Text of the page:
Charlie Cutter, a student of Chemawa Indian school from about 1898 to 1902 was a noted baritone singer. Cutter was born in Shaken Alaska in1880 and had a native name, Dockh-hoh-kharckh, which was difficult to pronounce, so the Indian agents just called him Charlie Cutter while at school. He is noted to come from the Klawock tribe of Southwest Alaska. Newspaper accounts suggest that he had encountered missionaries for the first time as a child and became interested in going to school in the south. In Chemawa he was an older student, which was not uncommon for the time. He was a regular student from Alaska taking wood shop classes until 1902 when music professor W. H. Boyer of Portland noticed he had a good strong voice. Boyer began training Cutter in 1902 and began booking him for performances and plays in Portland and Oregon City. Cutter mastered songs in several languages in preparation for an Operatic career.
The Chemawa American (May 25, 1906) wrote of Cutter, “None of the conventional adjectives will describe the quality of his voice. It filled the church and gave you the impression that it could fill all out doors just as easily. There is in the voice of a timbre peculiar vibrant quality that must be due to his race and his early environment. It brings to mind illimitable distances, inhospitable solitudes, the elemental savagery of a great, wild land and a great wild people. Let us hope he will keep that quality and not become just like the mob of trained men vocalizers.”
Below is a selection of some of his early engagements.
1902- Vocal Solo- a Thousand Years Under the Sea (Petrie)- Chemawa Commencement performance.
1902- Chemawa HS Band in Portland- July- summer event
1902- Gladstone Chautauqua- Vocal solo- The Legend of the Fire (Woodworth)
1902- making chairs in a chair factory- Portland
1902 moves to Portland to train with Professor Boyer
1902 Taylor St Methodist Church Choir
1904- January- Fundraiser for Sacajawea Statue- two songs
1904- Marquam Grand Theater- Fatinitza- Chorus
1904- Marquam Grand Theater- The Ameer- bass
1904 Marquam Grand Theater- Queen Esther- Beggar part
1904- Carmen Selections- The Monk, Zuniga
1905, July- Sacajawea unveiling performance
1905- The Carnival of Venice performance
Oregonian quote, (1905) “he possesses a basso voice the equal of which has not been heard in Portland for some time.”
In October 1907 Cutter sang for famous musician John Phillip Sousa when he was visiting Portland and Sousa recommended him for entry into the newly formed Conreid School of Opera, which is the precursor to the MET School of Opera of New York City. There is no record of his entry into the school. News reports suggest that Cutter trained in Portland and Chicago before going to New York.
By 1910 Cutter had taken a stage name, Chief Eagle Horse, as he was consistently cast in novelty roles in Portland’s playhouses, like the Peoples, Marquam, and Star Theaters. Chief Eagle Horse was advertised in the Oregonian as an Alaskan baritone singer, and took the habit of dressing in Native American regalia from the plains. By 1910 Cutter was living in a boarding house in Portland pursuing his acting and singing career as the one and only Native American singer in the small Portland market.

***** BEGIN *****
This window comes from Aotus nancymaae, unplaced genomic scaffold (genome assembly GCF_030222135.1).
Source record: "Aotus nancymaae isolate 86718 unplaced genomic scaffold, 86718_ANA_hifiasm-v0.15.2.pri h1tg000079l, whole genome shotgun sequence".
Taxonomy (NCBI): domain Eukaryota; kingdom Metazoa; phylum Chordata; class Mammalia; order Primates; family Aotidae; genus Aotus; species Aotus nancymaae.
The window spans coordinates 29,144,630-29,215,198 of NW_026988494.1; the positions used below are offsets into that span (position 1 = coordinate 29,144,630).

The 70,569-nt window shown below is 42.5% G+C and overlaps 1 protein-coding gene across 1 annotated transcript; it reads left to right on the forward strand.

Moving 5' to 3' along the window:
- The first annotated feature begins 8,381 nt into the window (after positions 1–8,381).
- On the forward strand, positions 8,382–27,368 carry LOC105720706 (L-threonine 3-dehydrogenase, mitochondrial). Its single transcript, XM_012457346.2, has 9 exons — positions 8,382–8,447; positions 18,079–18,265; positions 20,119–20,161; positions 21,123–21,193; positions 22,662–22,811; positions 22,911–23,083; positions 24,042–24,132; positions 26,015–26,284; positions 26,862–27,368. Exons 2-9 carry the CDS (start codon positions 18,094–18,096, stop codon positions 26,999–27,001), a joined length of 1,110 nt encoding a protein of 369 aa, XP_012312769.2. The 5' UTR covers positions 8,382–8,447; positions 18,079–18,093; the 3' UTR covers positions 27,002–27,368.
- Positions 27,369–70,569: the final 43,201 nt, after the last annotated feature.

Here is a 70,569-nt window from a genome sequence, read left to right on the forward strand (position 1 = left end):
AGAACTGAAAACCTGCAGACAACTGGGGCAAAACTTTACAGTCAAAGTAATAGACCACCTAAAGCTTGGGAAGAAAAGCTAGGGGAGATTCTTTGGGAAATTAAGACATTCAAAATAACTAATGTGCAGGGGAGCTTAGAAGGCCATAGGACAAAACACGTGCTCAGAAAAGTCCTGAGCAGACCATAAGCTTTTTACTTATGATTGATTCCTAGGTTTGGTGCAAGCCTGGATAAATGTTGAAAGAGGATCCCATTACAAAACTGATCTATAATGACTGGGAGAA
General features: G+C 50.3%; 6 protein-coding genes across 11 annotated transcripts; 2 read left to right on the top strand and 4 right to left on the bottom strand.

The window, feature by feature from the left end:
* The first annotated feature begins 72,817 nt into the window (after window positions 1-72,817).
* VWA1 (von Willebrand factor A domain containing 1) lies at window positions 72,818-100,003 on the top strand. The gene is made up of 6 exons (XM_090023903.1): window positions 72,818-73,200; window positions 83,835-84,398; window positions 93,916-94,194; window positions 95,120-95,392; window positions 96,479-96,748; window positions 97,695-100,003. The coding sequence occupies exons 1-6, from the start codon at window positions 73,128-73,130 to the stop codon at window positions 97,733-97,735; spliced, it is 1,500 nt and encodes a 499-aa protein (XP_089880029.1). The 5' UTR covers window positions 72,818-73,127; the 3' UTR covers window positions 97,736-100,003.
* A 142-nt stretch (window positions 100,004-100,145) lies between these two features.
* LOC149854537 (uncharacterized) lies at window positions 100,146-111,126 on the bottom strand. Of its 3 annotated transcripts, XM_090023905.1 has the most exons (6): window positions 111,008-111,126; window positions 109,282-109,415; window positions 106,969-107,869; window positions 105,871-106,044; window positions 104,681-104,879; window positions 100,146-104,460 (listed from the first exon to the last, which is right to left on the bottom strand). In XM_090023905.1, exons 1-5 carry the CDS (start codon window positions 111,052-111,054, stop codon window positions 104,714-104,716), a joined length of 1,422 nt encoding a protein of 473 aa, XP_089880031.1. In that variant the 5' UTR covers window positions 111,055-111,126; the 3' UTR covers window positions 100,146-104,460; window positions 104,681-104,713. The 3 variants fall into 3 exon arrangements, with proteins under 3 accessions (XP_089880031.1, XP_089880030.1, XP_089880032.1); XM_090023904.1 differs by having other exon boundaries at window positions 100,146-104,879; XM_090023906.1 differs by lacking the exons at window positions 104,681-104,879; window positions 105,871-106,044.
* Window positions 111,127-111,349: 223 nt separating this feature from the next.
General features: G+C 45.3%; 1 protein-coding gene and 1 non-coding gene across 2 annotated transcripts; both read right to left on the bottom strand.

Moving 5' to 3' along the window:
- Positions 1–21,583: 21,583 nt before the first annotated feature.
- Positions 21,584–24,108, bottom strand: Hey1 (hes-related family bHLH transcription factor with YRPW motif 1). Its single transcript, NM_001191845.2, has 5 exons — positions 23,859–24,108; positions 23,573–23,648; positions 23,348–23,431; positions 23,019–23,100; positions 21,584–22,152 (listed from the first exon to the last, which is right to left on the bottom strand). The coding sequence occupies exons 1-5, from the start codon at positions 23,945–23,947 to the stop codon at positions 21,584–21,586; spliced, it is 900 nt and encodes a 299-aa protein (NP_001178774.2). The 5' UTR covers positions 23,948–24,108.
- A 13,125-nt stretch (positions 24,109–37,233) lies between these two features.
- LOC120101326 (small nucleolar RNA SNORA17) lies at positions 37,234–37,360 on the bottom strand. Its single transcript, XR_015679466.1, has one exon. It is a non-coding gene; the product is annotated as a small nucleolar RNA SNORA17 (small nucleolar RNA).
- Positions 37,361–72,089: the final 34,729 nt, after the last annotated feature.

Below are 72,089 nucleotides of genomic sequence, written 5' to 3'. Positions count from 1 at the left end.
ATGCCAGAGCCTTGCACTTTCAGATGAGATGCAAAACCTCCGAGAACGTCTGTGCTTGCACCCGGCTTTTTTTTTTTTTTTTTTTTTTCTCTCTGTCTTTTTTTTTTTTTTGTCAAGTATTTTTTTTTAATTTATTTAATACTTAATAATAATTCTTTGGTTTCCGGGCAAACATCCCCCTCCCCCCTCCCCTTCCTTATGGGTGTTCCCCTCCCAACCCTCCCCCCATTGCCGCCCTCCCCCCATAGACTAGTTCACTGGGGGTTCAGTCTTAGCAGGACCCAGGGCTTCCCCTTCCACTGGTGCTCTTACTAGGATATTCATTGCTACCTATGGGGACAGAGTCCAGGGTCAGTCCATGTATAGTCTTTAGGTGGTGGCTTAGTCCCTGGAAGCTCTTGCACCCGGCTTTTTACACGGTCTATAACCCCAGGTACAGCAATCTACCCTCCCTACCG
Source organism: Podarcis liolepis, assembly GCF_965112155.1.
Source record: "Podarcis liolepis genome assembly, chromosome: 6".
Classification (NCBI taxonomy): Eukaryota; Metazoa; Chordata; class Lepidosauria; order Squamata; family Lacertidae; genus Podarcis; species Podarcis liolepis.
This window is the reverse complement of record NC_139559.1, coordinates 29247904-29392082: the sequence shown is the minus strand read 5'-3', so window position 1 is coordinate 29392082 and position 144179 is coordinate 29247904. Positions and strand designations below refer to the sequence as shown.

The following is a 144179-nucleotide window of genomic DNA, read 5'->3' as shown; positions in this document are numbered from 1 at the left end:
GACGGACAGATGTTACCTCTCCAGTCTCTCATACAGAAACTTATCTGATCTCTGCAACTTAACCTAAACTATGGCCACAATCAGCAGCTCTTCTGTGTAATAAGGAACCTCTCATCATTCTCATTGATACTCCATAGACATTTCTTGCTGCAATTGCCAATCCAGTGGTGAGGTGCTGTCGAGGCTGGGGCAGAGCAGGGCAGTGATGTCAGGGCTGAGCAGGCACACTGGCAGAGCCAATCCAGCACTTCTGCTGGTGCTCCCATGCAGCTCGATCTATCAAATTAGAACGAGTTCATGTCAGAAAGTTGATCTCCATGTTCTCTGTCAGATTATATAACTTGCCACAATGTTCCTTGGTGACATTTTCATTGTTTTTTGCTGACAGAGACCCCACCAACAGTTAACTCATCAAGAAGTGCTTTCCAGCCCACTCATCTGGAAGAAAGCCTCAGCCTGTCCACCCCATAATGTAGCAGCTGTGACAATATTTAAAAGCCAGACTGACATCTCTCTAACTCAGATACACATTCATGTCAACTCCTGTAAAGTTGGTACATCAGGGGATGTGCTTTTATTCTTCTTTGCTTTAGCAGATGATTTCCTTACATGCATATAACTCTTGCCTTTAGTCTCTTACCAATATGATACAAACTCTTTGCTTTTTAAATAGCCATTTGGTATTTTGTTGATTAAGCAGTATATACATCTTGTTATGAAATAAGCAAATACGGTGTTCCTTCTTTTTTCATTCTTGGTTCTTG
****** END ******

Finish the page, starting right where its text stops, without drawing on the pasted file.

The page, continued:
In 1917 Chief Eagle Horse was in New York City, hired by the U.S. Military to help sell liberty bonds to help the World War I effort. He is depicted in at least two photos talking to crowds of New Yorkers and posing as if he is joining branches of the service, the Navy and Army in a handshake.
In 1919 Chief Eagle Horse appeared in the Cole Porter Play Hitchy-Koo, a now-renowned play for the period which was disappointing to Porter in its time, as it only played in New York for 72 weeks. This play was likely the height of Cutter’s career. During the 1920s Chief Eagle Horse does not appear in print much, and newspapers describe him as playing the circuit.
Charles Cutter died in Juneau, Alaska in an Indian hospital in 1938.
Cutter, Chief Eagle Horse, matured during the time when the United States Arts and culture were looking for positive images of Native peoples that they could appropriate and exploit. Many of these images were novelty performances to engage an audience and many of the stories significantly altered historical understandings, and altered peoples ideas about Native peoples. The romantic model of Native peoples is exploitative in the extreme, recasting notions of natives to align with American traditions of colonization, missionization, and dispossession and even war as beneficial acts that helped native peoples assimilate to the proper civilized way of being. Cutter presents as a native man of extreme talent who likely significantly effected Portland culture for some 20 years, and who has been largely ignored in historical discourse.